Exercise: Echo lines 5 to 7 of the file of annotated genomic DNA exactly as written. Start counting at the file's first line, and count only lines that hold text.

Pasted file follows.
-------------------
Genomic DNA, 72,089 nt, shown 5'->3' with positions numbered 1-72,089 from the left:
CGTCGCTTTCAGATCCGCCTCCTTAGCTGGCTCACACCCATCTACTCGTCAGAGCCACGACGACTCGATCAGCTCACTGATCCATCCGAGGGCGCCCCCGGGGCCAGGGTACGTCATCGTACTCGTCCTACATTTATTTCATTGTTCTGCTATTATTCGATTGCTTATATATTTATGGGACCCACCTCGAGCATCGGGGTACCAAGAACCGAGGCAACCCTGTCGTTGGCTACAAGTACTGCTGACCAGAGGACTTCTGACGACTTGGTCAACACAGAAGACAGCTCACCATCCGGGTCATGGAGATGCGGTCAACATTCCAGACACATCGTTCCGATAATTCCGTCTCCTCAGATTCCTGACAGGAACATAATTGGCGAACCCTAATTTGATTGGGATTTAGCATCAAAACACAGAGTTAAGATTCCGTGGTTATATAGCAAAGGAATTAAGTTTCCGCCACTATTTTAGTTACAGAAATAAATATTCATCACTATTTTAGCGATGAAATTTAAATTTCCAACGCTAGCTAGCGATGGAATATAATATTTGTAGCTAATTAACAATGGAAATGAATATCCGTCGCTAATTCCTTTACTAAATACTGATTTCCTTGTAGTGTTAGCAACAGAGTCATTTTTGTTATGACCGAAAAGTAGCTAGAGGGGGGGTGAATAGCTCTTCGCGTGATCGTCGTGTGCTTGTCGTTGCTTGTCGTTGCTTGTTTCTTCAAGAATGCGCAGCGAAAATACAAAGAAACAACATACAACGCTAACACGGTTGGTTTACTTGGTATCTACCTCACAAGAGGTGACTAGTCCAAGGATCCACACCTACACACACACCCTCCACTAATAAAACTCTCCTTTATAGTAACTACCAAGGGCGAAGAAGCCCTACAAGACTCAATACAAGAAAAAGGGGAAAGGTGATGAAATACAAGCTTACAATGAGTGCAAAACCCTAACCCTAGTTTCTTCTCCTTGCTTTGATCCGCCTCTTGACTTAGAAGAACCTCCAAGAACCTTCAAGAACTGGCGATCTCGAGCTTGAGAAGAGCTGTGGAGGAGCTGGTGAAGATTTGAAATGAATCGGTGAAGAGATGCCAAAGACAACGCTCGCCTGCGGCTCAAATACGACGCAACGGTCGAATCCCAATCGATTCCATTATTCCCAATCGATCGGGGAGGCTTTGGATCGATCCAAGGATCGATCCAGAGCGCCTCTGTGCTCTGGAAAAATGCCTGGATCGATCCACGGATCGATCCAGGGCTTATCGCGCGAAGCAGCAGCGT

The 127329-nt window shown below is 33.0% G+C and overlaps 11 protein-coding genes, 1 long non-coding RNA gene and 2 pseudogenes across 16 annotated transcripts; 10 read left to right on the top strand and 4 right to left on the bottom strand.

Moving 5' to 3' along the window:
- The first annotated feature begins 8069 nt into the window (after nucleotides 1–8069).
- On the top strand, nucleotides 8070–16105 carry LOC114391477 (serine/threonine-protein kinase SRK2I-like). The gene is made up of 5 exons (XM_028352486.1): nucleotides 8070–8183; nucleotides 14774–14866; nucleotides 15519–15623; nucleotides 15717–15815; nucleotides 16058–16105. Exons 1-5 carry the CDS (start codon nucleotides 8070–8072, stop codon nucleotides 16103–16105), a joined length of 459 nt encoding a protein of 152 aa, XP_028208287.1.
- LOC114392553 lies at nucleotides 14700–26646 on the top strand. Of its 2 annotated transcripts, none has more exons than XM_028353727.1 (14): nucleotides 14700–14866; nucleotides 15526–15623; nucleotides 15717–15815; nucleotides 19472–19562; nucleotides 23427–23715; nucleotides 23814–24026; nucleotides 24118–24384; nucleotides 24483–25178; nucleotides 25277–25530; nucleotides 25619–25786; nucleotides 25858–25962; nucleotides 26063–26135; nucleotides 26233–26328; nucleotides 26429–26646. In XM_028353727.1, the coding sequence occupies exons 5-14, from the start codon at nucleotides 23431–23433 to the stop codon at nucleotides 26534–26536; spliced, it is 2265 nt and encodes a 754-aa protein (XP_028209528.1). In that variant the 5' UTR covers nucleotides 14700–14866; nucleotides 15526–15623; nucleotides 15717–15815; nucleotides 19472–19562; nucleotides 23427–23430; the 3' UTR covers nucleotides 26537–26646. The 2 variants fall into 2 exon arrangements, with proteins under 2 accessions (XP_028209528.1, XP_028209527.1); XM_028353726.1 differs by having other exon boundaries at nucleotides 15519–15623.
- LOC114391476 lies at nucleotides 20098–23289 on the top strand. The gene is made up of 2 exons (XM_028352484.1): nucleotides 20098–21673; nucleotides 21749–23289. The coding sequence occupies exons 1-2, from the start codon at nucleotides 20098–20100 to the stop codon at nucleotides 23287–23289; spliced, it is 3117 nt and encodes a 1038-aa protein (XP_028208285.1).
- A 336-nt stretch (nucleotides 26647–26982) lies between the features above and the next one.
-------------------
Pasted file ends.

- The first annotated feature begins 8069 nt into the window (after nucleotides 1–8069).
- On the top strand, nucleotides 8070–16105 carry LOC114391477 (serine/threonine-protein kinase SRK2I-like). The gene is made up of 5 exons (XM_028352486.1): nucleotides 8070–8183; nucleotides 14774–14866; nucleotides 15519–15623; nucleotides 15717–15815; nucleotides 16058–16105. Exons 1-5 carry the CDS (start codon nucleotides 8070–8072, stop codon nucleotides 16103–16105), a joined length of 459 nt encoding a protein of 152 aa, XP_028208287.1.
- LOC114392553 lies at nucleotides 14700–26646 on the top strand. Of its 2 annotated transcripts, none has more exons than XM_028353727.1 (14): nucleotides 14700–14866; nucleotides 15526–15623; nucleotides 15717–15815; nucleotides 19472–19562; nucleotides 23427–23715; nucleotides 23814–24026; nucleotides 24118–24384; nucleotides 24483–25178; nucleotides 25277–25530; nucleotides 25619–25786; nucleotides 25858–25962; nucleotides 26063–26135; nucleotides 26233–26328; nucleotides 26429–26646. In XM_028353727.1, the coding sequence occupies exons 5-14, from the start codon at nucleotides 23431–23433 to the stop codon at nucleotides 26534–26536; spliced, it is 2265 nt and encodes a 754-aa protein (XP_028209528.1). In that variant the 5' UTR covers nucleotides 14700–14866; nucleotides 15526–15623; nucleotides 15717–15815; nucleotides 19472–19562; nucleotides 23427–23430; the 3' UTR covers nucleotides 26537–26646. The 2 variants fall into 2 exon arrangements, with proteins under 2 accessions (XP_028209528.1, XP_028209527.1); XM_028353726.1 differs by having other exon boundaries at nucleotides 15519–15623.